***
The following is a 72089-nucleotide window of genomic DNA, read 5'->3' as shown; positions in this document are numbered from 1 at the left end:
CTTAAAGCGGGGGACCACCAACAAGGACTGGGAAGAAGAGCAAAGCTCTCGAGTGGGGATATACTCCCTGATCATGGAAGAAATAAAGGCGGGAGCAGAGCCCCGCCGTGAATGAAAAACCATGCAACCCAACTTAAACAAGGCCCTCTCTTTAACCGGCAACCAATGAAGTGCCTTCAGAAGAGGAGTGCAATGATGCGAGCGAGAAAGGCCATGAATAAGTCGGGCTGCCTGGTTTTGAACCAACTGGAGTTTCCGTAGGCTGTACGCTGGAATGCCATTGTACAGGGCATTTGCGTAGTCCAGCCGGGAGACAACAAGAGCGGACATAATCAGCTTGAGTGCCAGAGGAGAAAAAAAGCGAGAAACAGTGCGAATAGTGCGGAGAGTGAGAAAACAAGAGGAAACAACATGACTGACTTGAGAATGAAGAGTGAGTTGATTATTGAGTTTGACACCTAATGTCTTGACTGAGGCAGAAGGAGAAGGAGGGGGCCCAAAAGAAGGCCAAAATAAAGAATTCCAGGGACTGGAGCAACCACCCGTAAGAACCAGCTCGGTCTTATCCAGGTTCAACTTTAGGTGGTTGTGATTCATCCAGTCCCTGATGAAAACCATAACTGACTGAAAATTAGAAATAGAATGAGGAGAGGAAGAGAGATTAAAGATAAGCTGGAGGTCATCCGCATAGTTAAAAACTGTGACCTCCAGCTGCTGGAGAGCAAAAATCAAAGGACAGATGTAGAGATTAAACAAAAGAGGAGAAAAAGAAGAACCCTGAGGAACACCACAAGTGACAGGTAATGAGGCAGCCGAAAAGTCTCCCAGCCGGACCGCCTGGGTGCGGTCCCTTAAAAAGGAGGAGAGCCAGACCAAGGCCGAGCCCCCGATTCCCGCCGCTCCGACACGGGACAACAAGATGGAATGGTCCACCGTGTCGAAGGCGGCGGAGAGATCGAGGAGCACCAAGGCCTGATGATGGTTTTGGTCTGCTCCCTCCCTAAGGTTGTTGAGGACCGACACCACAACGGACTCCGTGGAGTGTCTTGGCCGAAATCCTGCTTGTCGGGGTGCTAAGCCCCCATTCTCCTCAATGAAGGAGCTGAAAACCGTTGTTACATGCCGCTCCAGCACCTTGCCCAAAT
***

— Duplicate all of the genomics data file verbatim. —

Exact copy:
The following is a 72089-nucleotide window of genomic DNA, read 5'->3' as shown; positions in this document are numbered from 1 at the left end:
CTTAAAGCGGGGGACCACCAACAAGGACTGGGAAGAAGAGCAAAGCTCTCGAGTGGGGATATACTCCCTGATCATGGAAGAAATAAAGGCGGGAGCAGAGCCCCGCCGTGAATGAAAAACCATGCAACCCAACTTAAACAAGGCCCTCTCTTTAACCGGCAACCAATGAAGTGCCTTCAGAAGAGGAGTGCAATGATGCGAGCGAGAAAGGCCATGAATAAGTCGGGCTGCCTGGTTTTGAACCAACTGGAGTTTCCGTAGGCTGTACGCTGGAATGCCATTGTACAGGGCATTTGCGTAGTCCAGCCGGGAGACAACAAGAGCGGACATAATCAGCTTGAGTGCCAGAGGAGAAAAAAAGCGAGAAACAGTGCGAATAGTGCGGAGAGTGAGAAAACAAGAGGAAACAACATGACTGACTTGAGAATGAAGAGTGAGTTGATTATTGAGTTTGACACCTAATGTCTTGACTGAGGCAGAAGGAGAAGGAGGGGGCCCAAAAGAAGGCCAAAATAAAGAATTCCAGGGACTGGAGCAACCACCCGTAAGAACCAGCTCGGTCTTATCCAGGTTCAACTTTAGGTGGTTGTGATTCATCCAGTCCCTGATGAAAACCATAACTGACTGAAAATTAGAAATAGAATGAGGAGAGGAAGAGAGATTAAAGATAAGCTGGAGGTCATCCGCATAGTTAAAAACTGTGACCTCCAGCTGCTGGAGAGCAAAAATCAAAGGACAGATGTAGAGATTAAACAAAAGAGGAGAAAAAGAAGAACCCTGAGGAACACCACAAGTGACAGGTAATGAGGCAGCCGAAAAGTCTCCCAGCCGGACCGCCTGGGTGCGGTCCCTTAAAAAGGAGGAGAGCCAGACCAAGGCCGAGCCCCCGATTCCCGCCGCTCCGACACGGGACAACAAGATGGAATGGTCCACCGTGTCGAAGGCGGCGGAGAGATCGAGGAGCACCAAGGCCTGATGATGGTTTTGGTCTGCTCCCTCCCTAAGGTTGTTGAGGACCGACACCACAACGGACTCCGTGGAGTGTCTTGGCCGAAATCCTGCTTGTCGGGGTGCTAAGCCCCCATTCTCCTCAATGAAGGAGCTGAAAACCGTTGTTACATGCCGCTCCAGCACCTTGCCCAAAT